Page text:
What Makes You Tick: A Stitch in Time is the upcoming sequel to What Makes You Tick, a free downloadable adventure game from a few years ago that you really should play. Right now, if you can. Go ahead, we aren't going anywhere.
Pretty great, huh? Cool story, awesome artwork, classy semi-Victorian (or hemi-Edwardian) style. Sort of makes you agog in anticipation for a sequel, right? Don't worry, developers Matthias Kempke and Greg MacWilliam are on it. You can read their helpful FAQ if you want to know more about the sequel, but until it is released, Messrs. Kempke and MacWilliam have put out a demo, available both for download and for your browser, playable right now.
A Stitch in Time is not a traditional sequel, for it doesn't exactly pick up where the original left off. Instead, it starts a new story with a new protagonist that overlaps with the continuation of the previous story. You play Nigel Trelawney, just arrived at the town of Ravenhallow to settle his late, estranged father's estate. You quickly discover that this is no simple matter, as Ravenhallow has been overtaken by a sort of parochial Fascisti that, among other injustices, is making it really bothersome to move freely about town. The demo covers the introduction and first act of the full game, which is quite a bit of adventure game to sample.
A Stitch in Time uses the Lassie adventure game engine, the creation of developer Greg MacWilliam. I find the Lassie control scheme to be slightly counter-intuitive at first, but really easy to use once you get the hang of it. Click to move Nigel about Ravenhollow; click and hold to bring up the verb coin, which you can use to look at, touch, or talk to the character or item you click on. Your inventory contains all the items you collect, which you can access by moving your mouse to the bottom of the screen. Click on an item to use it, click on another item in your inventory or in the environment to use them together, and double click to dismiss the item. Like other adventure games, the goal is to collect and combine items, talk to characters, and use items to solve puzzles in order to advance the story.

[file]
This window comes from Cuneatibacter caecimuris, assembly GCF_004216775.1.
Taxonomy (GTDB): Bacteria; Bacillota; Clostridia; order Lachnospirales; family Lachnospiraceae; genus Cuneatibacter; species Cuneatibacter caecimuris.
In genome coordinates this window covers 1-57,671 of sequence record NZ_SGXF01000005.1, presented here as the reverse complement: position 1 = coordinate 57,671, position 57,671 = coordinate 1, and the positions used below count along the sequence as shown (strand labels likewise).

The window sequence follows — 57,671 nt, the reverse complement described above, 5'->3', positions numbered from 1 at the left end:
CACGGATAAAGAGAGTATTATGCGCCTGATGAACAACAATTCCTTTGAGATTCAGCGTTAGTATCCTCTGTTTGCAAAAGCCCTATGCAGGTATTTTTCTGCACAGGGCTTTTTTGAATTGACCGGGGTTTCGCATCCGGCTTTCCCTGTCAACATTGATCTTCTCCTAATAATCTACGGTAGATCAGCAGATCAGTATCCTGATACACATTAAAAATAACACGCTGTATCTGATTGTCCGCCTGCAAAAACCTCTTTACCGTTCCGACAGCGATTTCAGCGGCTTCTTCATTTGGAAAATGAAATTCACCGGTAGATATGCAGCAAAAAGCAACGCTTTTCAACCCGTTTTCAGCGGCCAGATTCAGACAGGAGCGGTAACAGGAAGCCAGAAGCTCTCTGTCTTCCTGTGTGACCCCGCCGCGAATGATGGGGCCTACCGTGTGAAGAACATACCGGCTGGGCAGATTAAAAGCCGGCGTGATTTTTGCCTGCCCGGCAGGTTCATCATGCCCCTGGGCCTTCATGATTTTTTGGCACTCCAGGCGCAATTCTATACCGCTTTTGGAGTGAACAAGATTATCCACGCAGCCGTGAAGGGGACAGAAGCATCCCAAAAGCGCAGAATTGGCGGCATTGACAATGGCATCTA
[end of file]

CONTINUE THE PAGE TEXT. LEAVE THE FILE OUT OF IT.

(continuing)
Analysis: A Stitch in Time leans more towards the "serious" side of adventure games, as oppose to more off-the-wall fare like Sam & Max or the Monkey Island saga. Funny adventure games can get away with a greater breadth of puzzles, because silly solutions fit the mood of the game. A goofy puzzle in a serious adventure game will rather break the mood instead, so puzzle design in such games is a lot trickier. I am pleased to report that A Stitch in Time achieves, at least in the demo, in the creation of a variety of engaging puzzles that don't violate the tone of the story. I wouldn't call the puzzles super-clever, but they are challenging enough to be interesting without ever feeling overwhelming. I found that if I took a break from the game whenever I got stuck, I could always come back to it and succeed.
I was always glad to come back, for the story shines. With a few small details, the game conveys the intrigue, drama, and sadness of the situation Ravenhallow finds itself in. Chat with the fishermen at night and sympathize with their plight. Talk to the guards at the Port Authority and catch the whiff of casual arrogance. Apart from the immediate story, the larger world has a fascinating texture that is hard to place. Is it steampunk? Science fiction? A period piece or alternate history? A modern setting with vintage trappings? It's probably a combination of all these plus a number of unique ideas. Whatever it is, I simply like the idea of a world where a place like Ravenhallow can be modern and interconnected, yet isolated enough that it can suffer the problems that it has.
The Stitch in Time team obviously strove for classy production in all areas, and it shows. The character design is great, the sound design is super, and the background art is amazing. Take a look at the view of Ravenhollow in the title sequence, or the ship Sparrow bobbing in the dock next to the harbor district. One aspect of the production that is missed is the lack of voice acting which, along with some stiff character animation, makes the characters seem a little flat. I can hardly blame an indie team of two developers for not hiring a full voice cast, however.
The demo to A Stitch in Time is quite robust, and is as long or longer than most other free browser-based adventure games. The download version promises better graphics and sound, though you do need to download the separate Adobe Air player to make it run if you don't have it already. Either approach is terrific and offers the same great taste of what promises to be an excellent indie adventure game. Keep your eye on this one.